The third American J Yacht Yankee, was the best all-rounder. At 84ft on the waterline and 125ft length overall, she was solidly made of Tobin bronze and was extremely well balanced. Designed by Frank Paine, Yankee had an almost straight sheerline and easy lines. She was a powerful contender for defender, but not fine-tuned enough to succeed. She did, however, take part in the 1934 America’s Cup trials and with alterations to her rig, to carry more sail, and bow, which was lengthened and made more of a V-shape, she then proved more successful, especially in light winds.
Dykstra Naval Architects have designed and optimized Yankee.
J Class Yachts
Designed between 1930 and 1937 in America and Britain, J Class Yachts were reserved for the wealthy and elite, each an America’s Cup contender that was larger than the 12-meter class set by the race’s International Rule.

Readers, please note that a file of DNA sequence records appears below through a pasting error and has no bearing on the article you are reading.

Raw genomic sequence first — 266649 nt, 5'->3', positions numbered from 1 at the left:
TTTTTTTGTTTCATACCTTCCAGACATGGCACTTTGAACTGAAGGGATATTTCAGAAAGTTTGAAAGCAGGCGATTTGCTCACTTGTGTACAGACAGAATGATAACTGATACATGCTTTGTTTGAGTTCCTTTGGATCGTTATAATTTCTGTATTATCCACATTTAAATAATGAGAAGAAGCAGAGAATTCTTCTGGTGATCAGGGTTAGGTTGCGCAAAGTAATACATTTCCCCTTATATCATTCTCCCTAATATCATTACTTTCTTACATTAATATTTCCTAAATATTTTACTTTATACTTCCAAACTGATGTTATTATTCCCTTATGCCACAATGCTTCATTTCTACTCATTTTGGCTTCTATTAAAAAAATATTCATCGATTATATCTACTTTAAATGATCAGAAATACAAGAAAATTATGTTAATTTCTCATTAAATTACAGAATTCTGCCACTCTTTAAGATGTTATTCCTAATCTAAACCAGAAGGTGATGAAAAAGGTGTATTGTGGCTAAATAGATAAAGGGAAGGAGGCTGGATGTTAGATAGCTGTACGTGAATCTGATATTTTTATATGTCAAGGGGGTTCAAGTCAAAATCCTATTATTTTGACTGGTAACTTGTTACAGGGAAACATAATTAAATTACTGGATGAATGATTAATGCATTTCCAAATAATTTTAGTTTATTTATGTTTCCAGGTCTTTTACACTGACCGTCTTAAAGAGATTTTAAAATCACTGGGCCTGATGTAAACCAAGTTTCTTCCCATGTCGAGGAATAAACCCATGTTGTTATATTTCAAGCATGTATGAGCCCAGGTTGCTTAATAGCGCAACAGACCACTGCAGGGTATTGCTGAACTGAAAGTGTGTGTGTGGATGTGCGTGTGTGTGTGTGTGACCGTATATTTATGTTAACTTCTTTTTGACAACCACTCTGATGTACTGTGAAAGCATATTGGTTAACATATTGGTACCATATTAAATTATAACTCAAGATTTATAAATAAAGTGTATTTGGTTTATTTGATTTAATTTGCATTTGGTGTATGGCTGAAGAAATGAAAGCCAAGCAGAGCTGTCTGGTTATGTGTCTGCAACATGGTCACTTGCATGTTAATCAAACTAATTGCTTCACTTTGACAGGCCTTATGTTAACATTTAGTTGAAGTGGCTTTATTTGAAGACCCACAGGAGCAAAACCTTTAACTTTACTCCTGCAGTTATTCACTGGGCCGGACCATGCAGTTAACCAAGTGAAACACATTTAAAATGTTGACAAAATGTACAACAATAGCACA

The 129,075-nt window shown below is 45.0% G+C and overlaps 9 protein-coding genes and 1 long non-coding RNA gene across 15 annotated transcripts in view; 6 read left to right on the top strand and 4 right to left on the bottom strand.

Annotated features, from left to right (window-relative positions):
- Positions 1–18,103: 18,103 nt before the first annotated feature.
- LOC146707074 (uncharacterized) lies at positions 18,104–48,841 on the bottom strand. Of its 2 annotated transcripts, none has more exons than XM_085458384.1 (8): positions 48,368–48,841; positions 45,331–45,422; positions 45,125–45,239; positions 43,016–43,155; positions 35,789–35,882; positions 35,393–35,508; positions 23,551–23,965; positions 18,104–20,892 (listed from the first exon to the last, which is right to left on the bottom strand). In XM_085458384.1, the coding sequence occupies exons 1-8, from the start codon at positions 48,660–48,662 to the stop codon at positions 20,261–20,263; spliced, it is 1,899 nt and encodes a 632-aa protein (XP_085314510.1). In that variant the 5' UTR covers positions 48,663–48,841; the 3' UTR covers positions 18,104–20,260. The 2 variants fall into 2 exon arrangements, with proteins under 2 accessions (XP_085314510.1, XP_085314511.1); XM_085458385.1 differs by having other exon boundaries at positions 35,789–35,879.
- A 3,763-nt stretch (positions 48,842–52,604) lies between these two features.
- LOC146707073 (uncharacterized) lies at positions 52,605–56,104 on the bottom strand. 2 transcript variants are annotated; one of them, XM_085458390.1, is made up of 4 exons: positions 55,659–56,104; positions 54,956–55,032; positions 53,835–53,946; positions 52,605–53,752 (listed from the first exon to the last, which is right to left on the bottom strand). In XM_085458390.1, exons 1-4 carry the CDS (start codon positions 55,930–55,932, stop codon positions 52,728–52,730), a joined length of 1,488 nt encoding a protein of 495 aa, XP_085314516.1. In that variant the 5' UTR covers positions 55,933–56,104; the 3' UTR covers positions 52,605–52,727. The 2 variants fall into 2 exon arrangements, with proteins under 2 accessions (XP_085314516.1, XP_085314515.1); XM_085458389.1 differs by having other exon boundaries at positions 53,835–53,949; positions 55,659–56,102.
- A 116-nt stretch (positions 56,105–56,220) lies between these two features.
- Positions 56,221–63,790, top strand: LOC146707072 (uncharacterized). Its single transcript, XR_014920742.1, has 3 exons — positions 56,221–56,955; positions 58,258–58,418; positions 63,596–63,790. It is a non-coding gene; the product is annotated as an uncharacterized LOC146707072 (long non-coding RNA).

Shamrock was originally owned by Sir Thomas Lipton, the owner of the English grocery chain ‘LIPTON’, and famous for his import of Lipton Tea from India.
Shamrock V was built in 1930 for Sir Thomas’s fifth and last America’s Cup challenge. Designed by Nicholson, she was the first British yacht to be built to the new J Class Rule and is the only remaining J to have been built in wood. After launch she was continually upgraded with changes to hull shape and rudder. The rig was also modified to create the most effective racing sail plan but she was no match for the faster US design “Enterprise”.
Sir Thomas made all five of his America’s Cup challenges as a member of Royal Ulster Yacht Club, a club that continues to this day to have a strong involvement with The Cup.
Shamrock V was sold in 1933 to Sir Richard Fairey (Fairey Aviation) who again was a keen yachtsman who campaigned it in company of two new steel J’s built during 1933 – 1934, Velsheda and Endeavour. After World War II, Italian owner Mario Crespi installed the elegant bird’s-eye maple interior.